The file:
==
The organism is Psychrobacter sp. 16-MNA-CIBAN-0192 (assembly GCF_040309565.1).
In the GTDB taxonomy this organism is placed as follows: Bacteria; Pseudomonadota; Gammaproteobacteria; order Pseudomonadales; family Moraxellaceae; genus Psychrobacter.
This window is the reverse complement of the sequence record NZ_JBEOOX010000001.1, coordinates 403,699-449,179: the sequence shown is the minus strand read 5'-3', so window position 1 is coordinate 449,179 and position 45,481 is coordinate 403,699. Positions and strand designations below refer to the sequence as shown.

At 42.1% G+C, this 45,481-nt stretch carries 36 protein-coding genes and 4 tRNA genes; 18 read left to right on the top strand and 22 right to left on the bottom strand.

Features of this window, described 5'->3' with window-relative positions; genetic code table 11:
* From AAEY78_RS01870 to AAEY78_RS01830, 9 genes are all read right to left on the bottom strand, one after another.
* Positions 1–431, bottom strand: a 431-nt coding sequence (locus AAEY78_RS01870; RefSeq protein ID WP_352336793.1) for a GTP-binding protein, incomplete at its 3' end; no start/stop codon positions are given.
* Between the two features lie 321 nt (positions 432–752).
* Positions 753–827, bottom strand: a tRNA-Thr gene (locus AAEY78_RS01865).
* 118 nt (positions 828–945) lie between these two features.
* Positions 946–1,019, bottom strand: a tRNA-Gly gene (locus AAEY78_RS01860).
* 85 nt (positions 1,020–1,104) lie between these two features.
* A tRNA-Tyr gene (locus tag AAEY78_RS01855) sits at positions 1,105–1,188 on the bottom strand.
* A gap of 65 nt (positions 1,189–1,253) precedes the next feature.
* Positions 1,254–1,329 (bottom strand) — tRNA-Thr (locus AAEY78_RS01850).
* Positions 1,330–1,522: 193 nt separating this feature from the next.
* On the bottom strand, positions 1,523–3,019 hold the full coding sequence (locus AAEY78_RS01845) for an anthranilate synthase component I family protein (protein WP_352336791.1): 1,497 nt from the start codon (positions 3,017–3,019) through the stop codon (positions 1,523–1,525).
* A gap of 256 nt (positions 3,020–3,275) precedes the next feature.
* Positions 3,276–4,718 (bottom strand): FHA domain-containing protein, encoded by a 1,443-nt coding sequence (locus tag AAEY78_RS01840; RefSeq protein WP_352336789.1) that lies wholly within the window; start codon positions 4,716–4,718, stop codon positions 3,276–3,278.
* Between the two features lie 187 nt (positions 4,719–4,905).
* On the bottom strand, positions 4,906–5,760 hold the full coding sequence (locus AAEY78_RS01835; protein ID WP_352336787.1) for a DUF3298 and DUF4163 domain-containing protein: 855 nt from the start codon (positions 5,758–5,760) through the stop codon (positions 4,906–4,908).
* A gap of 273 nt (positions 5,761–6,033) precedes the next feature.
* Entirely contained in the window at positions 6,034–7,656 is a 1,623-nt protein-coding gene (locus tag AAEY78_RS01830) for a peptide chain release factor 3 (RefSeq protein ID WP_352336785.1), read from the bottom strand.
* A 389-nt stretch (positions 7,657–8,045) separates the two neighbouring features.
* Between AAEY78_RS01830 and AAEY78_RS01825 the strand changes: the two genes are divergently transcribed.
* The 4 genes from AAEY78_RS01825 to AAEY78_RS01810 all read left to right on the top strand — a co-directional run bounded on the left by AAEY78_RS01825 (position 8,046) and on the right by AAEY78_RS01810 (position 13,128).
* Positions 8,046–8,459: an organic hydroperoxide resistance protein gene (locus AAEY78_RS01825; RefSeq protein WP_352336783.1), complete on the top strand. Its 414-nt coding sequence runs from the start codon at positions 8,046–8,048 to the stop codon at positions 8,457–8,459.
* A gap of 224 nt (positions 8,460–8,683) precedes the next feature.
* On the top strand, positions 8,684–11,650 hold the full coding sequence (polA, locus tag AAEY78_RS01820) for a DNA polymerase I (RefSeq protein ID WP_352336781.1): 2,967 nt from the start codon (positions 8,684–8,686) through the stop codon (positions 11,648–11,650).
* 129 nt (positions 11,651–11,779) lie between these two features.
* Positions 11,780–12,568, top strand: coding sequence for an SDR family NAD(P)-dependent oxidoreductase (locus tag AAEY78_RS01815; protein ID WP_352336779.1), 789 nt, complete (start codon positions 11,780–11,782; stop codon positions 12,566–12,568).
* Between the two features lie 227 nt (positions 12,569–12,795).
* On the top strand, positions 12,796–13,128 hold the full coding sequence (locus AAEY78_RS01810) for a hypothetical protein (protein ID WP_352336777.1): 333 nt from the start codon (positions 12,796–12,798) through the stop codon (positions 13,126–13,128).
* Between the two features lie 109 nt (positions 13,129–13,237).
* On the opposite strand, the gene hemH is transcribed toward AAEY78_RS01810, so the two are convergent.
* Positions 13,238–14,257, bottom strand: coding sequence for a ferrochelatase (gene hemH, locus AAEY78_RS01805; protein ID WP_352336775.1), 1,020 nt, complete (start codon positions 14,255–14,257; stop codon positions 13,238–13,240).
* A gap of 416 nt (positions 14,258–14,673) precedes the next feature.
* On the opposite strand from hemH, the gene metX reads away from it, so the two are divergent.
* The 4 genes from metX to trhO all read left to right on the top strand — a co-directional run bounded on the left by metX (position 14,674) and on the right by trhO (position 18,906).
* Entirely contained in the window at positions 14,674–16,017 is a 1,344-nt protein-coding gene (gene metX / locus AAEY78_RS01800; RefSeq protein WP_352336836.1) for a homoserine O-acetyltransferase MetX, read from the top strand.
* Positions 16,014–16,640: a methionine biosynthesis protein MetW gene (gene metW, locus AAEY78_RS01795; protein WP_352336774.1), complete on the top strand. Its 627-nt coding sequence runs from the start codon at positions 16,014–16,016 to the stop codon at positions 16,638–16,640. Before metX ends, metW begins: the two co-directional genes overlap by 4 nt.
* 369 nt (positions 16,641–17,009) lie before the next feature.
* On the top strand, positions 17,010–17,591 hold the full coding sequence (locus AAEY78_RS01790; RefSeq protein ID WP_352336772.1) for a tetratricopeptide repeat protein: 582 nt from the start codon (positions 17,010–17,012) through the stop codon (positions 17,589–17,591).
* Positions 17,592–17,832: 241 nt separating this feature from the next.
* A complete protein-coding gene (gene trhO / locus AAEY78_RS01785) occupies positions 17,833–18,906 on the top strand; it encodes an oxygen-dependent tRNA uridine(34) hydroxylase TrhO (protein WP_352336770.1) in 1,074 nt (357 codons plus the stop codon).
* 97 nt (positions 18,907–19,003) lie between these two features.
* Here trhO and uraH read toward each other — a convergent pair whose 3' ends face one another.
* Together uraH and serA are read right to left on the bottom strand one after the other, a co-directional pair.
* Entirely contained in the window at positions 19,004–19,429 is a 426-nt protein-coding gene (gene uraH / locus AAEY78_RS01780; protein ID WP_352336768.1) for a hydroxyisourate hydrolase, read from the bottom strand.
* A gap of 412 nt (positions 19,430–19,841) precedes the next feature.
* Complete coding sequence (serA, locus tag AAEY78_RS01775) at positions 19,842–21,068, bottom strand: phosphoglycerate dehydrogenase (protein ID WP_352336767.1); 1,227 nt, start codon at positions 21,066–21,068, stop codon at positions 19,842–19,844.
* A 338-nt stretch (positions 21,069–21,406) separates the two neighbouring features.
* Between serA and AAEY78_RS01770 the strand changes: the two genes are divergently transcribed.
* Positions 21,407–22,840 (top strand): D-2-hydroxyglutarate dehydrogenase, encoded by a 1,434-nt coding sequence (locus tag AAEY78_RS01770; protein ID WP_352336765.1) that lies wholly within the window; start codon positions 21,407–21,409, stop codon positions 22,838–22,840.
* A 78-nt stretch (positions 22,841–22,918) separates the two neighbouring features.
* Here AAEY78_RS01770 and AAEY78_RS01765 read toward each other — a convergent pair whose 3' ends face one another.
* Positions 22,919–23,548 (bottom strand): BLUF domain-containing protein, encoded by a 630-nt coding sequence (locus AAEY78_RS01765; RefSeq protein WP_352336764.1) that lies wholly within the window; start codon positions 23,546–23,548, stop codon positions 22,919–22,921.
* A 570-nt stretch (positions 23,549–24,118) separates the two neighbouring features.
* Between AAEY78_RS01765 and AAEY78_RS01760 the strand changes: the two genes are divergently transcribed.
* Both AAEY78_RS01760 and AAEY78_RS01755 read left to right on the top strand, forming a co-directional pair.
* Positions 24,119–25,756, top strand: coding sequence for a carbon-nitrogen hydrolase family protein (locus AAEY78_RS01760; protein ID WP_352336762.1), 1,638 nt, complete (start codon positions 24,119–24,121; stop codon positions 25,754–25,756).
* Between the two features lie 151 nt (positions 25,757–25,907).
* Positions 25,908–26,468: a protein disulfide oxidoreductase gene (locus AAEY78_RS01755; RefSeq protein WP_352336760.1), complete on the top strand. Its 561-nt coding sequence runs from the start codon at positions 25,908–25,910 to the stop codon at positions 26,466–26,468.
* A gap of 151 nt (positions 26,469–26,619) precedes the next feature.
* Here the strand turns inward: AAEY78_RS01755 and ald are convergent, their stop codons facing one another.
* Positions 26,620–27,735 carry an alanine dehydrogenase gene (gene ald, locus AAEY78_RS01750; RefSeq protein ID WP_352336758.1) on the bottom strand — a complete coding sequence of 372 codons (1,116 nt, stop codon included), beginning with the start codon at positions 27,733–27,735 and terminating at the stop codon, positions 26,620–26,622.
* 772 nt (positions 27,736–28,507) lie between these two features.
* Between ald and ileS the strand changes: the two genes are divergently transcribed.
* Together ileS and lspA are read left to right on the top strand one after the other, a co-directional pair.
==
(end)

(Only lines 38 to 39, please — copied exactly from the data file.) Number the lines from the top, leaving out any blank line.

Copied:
* On the opposite strand from hemH, the gene metX reads away from it, so the two are divergent.
* The 4 genes from metX to trhO all read left to right on the top strand — a co-directional run bounded on the left by metX (position 14,674) and on the right by trhO (position 18,906).